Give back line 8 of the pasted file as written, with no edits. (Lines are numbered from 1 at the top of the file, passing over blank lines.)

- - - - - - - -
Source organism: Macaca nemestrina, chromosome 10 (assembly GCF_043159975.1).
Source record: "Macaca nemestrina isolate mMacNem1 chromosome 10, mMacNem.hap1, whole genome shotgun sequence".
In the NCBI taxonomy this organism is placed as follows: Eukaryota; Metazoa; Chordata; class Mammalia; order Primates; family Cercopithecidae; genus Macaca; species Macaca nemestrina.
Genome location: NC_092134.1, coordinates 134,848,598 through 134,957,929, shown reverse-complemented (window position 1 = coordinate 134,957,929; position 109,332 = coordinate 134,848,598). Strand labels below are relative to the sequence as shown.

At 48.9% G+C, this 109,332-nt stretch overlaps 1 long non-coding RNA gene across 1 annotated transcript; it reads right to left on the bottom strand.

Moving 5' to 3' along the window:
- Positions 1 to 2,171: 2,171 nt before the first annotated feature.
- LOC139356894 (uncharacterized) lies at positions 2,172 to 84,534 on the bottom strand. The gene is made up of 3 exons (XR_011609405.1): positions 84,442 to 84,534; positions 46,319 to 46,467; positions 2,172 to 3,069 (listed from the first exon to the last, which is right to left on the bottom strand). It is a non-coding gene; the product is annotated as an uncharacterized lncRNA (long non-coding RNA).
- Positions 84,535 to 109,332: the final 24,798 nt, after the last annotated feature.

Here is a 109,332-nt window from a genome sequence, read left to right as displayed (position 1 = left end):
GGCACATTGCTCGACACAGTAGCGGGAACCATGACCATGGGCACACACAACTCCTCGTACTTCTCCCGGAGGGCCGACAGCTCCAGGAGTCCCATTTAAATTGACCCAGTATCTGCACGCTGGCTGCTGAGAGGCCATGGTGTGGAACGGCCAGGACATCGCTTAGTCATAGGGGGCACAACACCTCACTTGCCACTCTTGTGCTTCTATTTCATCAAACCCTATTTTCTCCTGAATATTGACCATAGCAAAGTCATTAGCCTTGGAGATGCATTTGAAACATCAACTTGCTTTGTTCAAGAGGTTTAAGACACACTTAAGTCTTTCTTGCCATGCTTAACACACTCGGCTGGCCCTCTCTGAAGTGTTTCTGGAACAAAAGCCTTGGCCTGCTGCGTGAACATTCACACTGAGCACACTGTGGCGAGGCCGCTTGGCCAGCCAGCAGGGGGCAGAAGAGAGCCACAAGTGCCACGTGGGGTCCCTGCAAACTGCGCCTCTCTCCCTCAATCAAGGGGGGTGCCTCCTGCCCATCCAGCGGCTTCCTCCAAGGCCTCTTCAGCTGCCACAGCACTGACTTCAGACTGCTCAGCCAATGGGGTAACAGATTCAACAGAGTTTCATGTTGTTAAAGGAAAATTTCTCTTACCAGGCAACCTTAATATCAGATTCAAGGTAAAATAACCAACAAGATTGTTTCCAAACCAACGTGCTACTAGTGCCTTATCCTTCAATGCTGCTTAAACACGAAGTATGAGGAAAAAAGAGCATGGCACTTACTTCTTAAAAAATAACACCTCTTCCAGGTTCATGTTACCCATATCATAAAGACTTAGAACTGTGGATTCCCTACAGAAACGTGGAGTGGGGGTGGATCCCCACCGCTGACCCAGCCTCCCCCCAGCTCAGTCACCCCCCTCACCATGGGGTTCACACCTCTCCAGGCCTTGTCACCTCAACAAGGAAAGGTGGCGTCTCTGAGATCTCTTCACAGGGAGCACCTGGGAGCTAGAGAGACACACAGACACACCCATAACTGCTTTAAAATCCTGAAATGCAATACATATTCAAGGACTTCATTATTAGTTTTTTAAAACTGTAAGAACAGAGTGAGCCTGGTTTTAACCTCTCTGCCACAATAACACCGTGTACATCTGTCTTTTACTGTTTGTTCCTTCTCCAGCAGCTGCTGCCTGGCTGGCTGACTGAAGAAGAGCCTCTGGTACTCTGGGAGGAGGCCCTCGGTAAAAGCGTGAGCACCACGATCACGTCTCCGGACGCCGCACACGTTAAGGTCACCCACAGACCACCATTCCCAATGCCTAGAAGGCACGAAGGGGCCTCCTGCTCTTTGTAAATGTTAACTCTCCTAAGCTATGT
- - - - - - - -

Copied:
- LOC139356894 (uncharacterized) lies at positions 2,172 to 84,534 on the bottom strand. The gene is made up of 3 exons (XR_011609405.1): positions 84,442 to 84,534; positions 46,319 to 46,467; positions 2,172 to 3,069 (listed from the first exon to the last, which is right to left on the bottom strand). It is a non-coding gene; the product is annotated as an uncharacterized lncRNA (long non-coding RNA).